A representative for MGM explains that Ring Nation will feature content from a variety of sources, including home videos, cell phones as well as Ring doorbells and cameras. “Ring Nation secures permissions for each video from the owner and anyone identifiable in the video or from companies that hold the rights to the clips,” explains the spokesperson.
Two activist groups — whose concerns about Ring products include their potential use to prosecute abortion patients and providers by tracking travel for health care — tell THR they’re launching a protest against the show. “Ring Nation is the latest attempt to rebrand, normalize, and profit off of the extensive surveillance of Black, brown and other marginalized communities, disproportionately impacted by police violence,” says Myaisha Hayes, campaign strategies director of MediaJustice. “There is nothing funny or safe about being watched by Amazon or the police each time you walk past your neighbor’s house.” Adds Evan Greer, director of Fight for the Future: “Ring Nation is a PR effort to force-feed us to normalize Amazon’s police surveillance state. If they air this show, MGM is showing a mind-blowing lack of respect for our country’s foremost privacy, racial justice, reproductive rights, and civil rights groups.”
For its part, Ring pointed THR to a civil rights and civil liberties audit begun in 2020 by the Policing Project at the NYU School of Law. The academic group noted that because of its findings, the home security company had “implemented over one hundred changes to its products, policies, and legal practices.” (According to a spokesperson, Ring “contributed $25,000 to defray the costs of the audit” and the Policing Project then chose to donate the sum to a nonprofit organization.) After the Policing Project released its report in 2021, Ring’s president, Leila Rouhi, wrote: “We are proud of these changes and will continue to innovate on privacy, security and user control to help deliver on our mission to make neighborhoods safer for everyone.”
Ring Nation is produced by MGM TV’s unscripted banner, Big Fish Entertainment, best known for A&E’s top-rated Live P.D., which followed American cops on patrol. The network canceled that series in June 2020, in the wake of George Floyd’s murder and a national reckoning over police brutality. (It’s since been revived and retooled for the Reelz network as On Patrol: Live.)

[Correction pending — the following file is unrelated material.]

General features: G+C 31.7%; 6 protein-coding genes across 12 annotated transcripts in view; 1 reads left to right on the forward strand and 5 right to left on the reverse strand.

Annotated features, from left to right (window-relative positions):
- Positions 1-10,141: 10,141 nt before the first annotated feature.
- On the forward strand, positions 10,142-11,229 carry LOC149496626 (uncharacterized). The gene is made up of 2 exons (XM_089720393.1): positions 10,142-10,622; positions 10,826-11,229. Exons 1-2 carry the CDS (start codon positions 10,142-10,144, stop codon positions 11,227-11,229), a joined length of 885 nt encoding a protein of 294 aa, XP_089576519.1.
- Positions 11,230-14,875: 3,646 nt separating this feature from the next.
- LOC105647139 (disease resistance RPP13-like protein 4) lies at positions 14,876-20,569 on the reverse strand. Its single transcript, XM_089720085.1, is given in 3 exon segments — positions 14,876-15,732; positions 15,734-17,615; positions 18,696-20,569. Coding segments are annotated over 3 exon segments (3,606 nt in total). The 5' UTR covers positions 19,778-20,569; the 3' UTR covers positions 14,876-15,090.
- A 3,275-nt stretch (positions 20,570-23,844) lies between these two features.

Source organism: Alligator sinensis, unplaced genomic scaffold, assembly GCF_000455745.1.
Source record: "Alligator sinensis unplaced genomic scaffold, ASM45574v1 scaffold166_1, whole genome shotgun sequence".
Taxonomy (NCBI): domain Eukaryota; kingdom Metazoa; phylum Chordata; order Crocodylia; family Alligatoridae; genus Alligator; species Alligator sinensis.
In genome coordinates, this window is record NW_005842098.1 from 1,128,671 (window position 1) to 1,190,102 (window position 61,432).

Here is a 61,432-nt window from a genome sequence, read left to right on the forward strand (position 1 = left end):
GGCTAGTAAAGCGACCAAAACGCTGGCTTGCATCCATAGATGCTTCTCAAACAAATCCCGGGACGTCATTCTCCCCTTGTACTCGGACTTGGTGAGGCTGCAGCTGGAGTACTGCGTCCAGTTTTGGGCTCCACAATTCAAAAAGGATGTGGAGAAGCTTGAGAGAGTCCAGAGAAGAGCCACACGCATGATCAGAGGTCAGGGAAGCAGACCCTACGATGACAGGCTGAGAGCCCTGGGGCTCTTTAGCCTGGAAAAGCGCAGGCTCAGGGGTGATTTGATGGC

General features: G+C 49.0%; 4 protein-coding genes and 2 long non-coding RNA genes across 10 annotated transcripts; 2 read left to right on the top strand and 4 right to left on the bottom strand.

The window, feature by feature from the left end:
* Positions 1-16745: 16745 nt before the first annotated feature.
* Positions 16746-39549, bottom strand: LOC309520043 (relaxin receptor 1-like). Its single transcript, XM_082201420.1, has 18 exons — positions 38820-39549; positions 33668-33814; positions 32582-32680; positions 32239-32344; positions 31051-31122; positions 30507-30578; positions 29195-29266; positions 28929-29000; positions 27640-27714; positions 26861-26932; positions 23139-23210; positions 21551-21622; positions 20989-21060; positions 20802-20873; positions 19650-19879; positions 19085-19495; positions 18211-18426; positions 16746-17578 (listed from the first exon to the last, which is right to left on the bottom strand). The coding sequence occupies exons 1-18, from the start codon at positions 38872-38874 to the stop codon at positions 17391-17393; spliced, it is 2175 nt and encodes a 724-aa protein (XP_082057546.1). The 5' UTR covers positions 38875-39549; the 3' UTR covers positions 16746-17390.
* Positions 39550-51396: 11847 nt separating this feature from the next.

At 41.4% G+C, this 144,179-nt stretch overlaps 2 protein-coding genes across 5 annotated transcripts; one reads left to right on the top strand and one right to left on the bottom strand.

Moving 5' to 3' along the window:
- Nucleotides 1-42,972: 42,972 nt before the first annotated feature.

Ring Nation host Wanda Sykes, who as it happens worked for the National Security Agency before segueing into her comedy career (she had a top-secret clearance for her job handling procurement), tells THR she hopes to capture the “warm enthusiasm and silly moments” of the late Bob Saget’s work on America’s Funniest Home Videos. “When I signed on to do this show, my only goal was to capture that energy with viewers at home,” adding: “I respect the privacy and civil liberties of all people and would never sign on to be a part of anything that would violate that — and I like to think my fans know this about me. The show I signed up for involves user-submitted content and is being developed in the spirit of what I can speak to, leaving your day a little more funny.”
Matthew Guariglia, policy analyst at the Electronic Frontier Foundation, a digital rights group, believes “Ring has exhausted the market for people who feel frightened and think they need security cameras. What this show does is it says, ‘Security cameras aren’t just for surveillance, they’re also for catching life’s most joyful moments by accident.’ What people don’t realize is that for every funny moment they capture, they’re also capturing 4,000 moments you’d rather weren’t sitting on Amazon’s servers.”